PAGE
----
…a Trade for Good day in the stock markets. I think we should get all the financial services company to encourage people to trade on a particular day of the year and use the commission dollars to achieve the United Nations Sustainable Development Goals. We could do this on every exchange in the world. Financial organizations would win. Awareness would be raised, and more people would be brought into the markets to trade. And the world would win.
I had the distinct pleasure to interview Thomas M. Kostigen, JConnelly Director of Sustainability. Thomas is a globally recognized sustainability expert, a New York Times’ bestselling author, award winning National Geographic writer and renowned environmentalist who has traveled the world studying the impact of individuals, government and business on the overall health of the planet. Tom speaks widely at environmental, social value, and corporate governance events. As Director of Sustainability at JConnelly, Tom continues his work with organizations large and small to refine and communicate their purpose.
I began my career as a typical journalist: daily newspaper, wire service, then magazines. Eventually, I became a columnist and started expressing my opinion about social issues. That led to an opportunity to work on a documentary in Africa. When I was in Ethiopia, I saw up close pretty much all the social challenges waged at humanity. But I also saw opportunities and hope for change. That’s when I decided to shift from merely creating awareness to empowering people and organizations with tools that — hopefully — help create a more sustainable world.
I was exploring water reuse — a missed opportunity for a lot of organizations — and I visited in southern California the Orange County Water District, the premiere model for water reuse in the world. When I say water reuse, by the way, that is a nice way of saying reusing sewage water. I went inside the sewage pipes to where they sift water from raw sewage. I was shown the whole process from sewage pipe all the way to an industrial sink. From the tap, you can sample the water — drink it. I did, and it tasted fine. Of course, when you think about it….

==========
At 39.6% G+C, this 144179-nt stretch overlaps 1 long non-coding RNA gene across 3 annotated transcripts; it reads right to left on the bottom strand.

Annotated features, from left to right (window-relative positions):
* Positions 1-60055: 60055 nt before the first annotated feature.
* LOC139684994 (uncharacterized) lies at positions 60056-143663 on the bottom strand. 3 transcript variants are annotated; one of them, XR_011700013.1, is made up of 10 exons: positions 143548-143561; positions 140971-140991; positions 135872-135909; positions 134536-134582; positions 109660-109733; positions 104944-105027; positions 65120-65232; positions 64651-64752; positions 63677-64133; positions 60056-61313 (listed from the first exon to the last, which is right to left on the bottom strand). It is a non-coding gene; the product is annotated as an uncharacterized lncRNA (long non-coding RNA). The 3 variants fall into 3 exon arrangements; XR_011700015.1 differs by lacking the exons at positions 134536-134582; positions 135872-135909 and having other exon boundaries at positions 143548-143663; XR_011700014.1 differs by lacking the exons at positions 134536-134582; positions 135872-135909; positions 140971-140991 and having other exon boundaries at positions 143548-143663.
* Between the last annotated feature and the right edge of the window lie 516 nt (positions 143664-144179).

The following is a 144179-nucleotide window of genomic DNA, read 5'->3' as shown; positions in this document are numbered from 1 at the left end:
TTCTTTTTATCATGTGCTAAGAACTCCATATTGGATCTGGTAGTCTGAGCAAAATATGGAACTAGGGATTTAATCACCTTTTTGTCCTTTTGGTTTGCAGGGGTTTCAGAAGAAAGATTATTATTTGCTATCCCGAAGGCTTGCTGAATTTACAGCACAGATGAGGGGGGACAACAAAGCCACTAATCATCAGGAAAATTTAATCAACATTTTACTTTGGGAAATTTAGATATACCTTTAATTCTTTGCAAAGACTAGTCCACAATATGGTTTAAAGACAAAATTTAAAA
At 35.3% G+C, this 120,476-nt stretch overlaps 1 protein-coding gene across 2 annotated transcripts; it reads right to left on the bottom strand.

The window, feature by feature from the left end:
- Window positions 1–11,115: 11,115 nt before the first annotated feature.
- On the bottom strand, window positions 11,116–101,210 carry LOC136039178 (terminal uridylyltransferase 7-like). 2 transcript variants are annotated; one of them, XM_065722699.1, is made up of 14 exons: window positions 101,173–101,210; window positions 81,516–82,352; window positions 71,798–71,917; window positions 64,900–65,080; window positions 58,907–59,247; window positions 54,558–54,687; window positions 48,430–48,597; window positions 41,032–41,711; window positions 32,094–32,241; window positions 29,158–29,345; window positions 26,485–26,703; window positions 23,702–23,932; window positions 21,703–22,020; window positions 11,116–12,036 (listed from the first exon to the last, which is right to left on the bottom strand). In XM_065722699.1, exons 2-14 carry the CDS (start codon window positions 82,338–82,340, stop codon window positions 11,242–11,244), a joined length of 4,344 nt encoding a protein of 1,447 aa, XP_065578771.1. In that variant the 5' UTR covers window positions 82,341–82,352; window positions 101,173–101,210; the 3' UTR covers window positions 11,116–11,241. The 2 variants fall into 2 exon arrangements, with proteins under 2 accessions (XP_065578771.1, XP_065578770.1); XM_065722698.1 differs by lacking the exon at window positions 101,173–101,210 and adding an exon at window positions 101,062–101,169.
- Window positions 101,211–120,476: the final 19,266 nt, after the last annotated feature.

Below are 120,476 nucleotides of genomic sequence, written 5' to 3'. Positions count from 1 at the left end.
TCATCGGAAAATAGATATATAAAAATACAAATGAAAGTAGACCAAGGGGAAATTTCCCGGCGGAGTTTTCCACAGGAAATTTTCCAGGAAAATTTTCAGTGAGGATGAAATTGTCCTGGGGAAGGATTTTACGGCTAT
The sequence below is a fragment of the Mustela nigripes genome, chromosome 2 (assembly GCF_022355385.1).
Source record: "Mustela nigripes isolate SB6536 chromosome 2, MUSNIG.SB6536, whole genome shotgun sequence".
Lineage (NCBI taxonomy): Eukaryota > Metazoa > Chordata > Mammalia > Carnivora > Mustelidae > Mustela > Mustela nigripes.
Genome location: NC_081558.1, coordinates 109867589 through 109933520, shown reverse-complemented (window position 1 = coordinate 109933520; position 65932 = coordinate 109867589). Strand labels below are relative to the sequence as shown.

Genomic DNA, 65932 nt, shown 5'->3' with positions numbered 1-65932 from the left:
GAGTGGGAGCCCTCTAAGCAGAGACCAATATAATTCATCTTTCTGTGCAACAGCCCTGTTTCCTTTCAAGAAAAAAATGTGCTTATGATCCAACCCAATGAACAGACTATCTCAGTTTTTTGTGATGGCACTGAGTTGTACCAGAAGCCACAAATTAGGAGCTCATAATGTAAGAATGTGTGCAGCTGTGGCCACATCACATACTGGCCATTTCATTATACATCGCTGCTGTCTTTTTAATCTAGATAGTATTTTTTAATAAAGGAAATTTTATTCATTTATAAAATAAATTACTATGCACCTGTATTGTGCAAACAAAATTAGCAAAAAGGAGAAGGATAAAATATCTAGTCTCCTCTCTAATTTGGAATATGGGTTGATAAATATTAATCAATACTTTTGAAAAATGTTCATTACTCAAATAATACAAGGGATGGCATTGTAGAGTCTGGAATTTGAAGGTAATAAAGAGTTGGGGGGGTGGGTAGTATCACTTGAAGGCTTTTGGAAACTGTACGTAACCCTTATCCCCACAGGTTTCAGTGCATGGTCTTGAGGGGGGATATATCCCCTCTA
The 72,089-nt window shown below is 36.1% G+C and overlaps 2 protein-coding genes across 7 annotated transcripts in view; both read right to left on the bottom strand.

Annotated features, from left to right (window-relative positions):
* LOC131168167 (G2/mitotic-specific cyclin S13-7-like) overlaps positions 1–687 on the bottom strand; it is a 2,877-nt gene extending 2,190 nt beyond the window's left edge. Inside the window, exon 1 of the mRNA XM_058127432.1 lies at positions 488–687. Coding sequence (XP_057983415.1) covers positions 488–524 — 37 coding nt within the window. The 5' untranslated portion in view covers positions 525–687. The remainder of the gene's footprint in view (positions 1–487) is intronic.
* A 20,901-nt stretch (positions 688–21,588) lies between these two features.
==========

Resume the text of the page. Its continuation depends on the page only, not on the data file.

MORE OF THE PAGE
There are a lot of acronyms in the sustainability space that you have to learn. And when you are just starting, I didn’t want to seem ignorant of any of them. I was at a meeting where everyone was talking about CGI, CGI, CGI. I kept thinking was is everyone talking about animation? CGI is, of course, the Clinton Global Initiative. I should have admitted I had no idea what people referring to. I missed out on an invitation to attend. Lesson: admit that you don’t know everything.
We deep dive into cutting edge issues. And we understand how to communicate those issues in ways that are relevant and incite interest. For example, a global retailer was interested in unique ways to offset the carbon emissions in their supply chain. Most offsets involve engaging a third party to plant trees, or whatever. Then credits are purchased. By suggesting a new way to leverage the oceans as a carbon offsetter, we brought something fresh into the conversation that could be messaged in a unique way. Moreover, our oceans are our biggest carbon sinks, so why not help to save them? We always strive to raise awareness and be effective at the same time.